Title and Link to Amazon appear on the Resources-Edit page because they were defined for the “Book” Resource Type as described in the previous section. Each new Resource must be associated with at least one Resource Category by marking the check box in the Resource Categories area. A Resource Description and Custodian may also be defined on the Resource-Edit page.
So, now you realize why Resource Categories and Resource Types need to be set up before adding resources. If you need to add more Resources, the sky is the limit as long as they are defined within the Resource Types and Categories structure. When a Resource is no longer applicable, the Active box (as seen in the screen shot above right) can be unchecked to inactivate it.
How are Resources Associated to Competencies?
Before an Assessor can assign a Resource to a student’s Development Plan in Learner, the resource must be entered in the Resources library (Administrator; People menu group; Resources icon) as seen in the left hand screen shot above. A Resource can be added to the library without being associated to a Competency but it takes a few more steps in Learner for the Assessor to locate it. Associating a Resource to a Competency makes it easier for an Assessor to locate when adding it to a Development Plan.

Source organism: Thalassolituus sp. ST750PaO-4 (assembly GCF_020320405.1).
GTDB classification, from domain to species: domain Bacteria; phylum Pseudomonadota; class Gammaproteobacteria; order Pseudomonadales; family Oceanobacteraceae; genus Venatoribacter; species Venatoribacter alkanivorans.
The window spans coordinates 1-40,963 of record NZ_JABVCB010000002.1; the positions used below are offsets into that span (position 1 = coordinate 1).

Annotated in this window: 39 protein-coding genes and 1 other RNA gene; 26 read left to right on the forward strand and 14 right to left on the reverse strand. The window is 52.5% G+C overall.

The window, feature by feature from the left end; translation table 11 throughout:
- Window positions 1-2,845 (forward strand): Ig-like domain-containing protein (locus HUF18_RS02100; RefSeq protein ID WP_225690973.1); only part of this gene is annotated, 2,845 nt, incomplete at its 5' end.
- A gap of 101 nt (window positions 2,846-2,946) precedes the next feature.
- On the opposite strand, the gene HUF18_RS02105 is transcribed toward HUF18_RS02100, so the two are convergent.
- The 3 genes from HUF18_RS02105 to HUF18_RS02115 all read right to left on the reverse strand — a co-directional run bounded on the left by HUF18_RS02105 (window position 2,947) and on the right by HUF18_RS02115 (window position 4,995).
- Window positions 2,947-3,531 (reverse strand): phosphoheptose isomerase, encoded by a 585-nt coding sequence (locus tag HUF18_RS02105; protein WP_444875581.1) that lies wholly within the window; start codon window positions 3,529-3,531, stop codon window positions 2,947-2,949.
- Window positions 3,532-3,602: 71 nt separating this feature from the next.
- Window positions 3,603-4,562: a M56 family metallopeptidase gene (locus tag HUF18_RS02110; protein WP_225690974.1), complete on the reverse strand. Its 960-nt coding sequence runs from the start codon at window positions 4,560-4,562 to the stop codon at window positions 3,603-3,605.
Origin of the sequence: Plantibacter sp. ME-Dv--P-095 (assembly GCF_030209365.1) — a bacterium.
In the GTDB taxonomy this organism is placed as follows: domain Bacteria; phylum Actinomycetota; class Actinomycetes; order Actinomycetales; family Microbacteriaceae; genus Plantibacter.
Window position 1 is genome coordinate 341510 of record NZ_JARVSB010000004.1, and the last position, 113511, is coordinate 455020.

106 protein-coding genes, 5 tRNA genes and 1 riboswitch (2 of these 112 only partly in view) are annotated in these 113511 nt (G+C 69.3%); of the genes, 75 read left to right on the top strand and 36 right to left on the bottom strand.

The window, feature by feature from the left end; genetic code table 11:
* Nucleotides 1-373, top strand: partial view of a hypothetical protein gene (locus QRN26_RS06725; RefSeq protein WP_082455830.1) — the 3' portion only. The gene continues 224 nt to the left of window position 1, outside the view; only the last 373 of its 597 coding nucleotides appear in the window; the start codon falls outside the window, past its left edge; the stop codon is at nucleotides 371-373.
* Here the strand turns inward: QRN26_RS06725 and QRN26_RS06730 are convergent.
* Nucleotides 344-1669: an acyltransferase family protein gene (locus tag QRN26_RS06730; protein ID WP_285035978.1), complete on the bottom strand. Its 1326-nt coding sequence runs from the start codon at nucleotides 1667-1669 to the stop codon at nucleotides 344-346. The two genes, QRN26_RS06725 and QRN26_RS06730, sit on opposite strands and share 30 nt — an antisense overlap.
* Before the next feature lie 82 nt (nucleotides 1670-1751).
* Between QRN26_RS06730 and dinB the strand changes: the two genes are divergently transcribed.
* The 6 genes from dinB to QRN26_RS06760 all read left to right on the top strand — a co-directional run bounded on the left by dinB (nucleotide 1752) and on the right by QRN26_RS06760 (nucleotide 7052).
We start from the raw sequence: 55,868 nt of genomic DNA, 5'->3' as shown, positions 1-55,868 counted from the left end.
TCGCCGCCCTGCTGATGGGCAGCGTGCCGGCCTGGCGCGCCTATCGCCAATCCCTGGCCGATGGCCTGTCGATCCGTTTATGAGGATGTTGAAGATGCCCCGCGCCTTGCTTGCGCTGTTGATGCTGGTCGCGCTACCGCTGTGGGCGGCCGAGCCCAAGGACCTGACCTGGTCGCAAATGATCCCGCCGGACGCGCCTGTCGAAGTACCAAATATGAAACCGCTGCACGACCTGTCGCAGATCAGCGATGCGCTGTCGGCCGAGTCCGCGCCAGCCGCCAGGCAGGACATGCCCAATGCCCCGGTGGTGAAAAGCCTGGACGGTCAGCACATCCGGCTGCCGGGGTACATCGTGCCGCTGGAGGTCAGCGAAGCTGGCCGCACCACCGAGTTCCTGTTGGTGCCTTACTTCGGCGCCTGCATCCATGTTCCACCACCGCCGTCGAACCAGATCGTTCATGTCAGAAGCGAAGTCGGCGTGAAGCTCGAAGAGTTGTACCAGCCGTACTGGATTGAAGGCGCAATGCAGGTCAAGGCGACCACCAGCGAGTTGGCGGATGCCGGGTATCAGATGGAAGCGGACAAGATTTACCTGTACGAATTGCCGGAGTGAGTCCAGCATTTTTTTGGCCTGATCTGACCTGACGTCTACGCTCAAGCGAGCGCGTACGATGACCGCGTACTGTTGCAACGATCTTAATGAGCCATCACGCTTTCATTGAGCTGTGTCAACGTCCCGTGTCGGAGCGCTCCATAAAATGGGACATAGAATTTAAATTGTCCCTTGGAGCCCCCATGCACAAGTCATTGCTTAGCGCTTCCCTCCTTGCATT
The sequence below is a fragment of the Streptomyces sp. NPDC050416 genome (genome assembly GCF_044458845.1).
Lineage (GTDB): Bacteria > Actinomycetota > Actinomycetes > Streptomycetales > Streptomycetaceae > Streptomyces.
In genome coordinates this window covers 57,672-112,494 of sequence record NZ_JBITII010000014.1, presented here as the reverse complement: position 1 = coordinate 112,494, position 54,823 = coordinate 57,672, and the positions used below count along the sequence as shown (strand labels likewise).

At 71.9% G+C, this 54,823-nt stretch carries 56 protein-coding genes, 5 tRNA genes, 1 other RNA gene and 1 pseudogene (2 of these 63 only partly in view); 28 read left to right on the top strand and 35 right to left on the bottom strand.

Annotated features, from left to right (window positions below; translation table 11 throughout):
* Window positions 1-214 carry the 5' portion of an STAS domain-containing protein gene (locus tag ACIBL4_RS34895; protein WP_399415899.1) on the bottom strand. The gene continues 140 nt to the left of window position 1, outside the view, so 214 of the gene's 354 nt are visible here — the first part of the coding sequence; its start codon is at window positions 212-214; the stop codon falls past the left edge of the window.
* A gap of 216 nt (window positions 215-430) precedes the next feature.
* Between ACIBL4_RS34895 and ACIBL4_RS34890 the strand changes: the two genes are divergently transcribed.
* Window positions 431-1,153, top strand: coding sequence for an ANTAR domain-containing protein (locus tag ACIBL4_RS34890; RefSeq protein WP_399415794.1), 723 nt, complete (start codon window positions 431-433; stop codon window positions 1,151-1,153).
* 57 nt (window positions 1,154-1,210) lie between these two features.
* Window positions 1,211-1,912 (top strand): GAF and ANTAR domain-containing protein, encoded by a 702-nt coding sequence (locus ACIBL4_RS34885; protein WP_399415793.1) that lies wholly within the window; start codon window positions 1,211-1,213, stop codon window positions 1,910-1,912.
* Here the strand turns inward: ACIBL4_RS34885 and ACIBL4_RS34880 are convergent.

To associate Resources to Competencies, navigate to the appropriate Competency of interest in Evaluator, open the Competency in Edit mode and click on the Resources tab. The open tab lists all the existing Resources associated with the Competency as well as their Resource Types.
To the right is the list of Resources supporting the Forklift Operation Competency which has two associated Resources – the Broderson Crane Manual (“Book” Resource Type) and a Crane Inspection Trainer (“Subject Matter Expert” Resource Type).
When adding a new Resource to a Competency, there are a series of check-boxes for Proficiency Levels supported by the Resource. Similar to a course that supports competencies, a Resource may support a competency across multiple, adjacent Proficiency Levels but in a linear fashion.
How do Assessors find Resources to Assign?
So glad you asked! Please refer to the Part 1 and 2 blogs on “Competency Assessment in VTA”. Specifically, see the Part 2 section on Resources for the steps the Assessor takes to assign a Resource to a Personal Development Plan in Learner. (Competency Assessment, Part 2)
Much like the swim team needs to continually develop competence to remain competitive, one of the most important functions in the VTA Competency Management System is the ability to assign resources to a student’s Personal Development Plan in order to promote competent performance of an organizational role or job function. You now have the ultimate flexibility to “grow” the number of Resources (based on the Resources Catalog and Resource Types) as Competencies are added to your VTA system in support of Assessments and the resulting Development Plans – a recipe for success!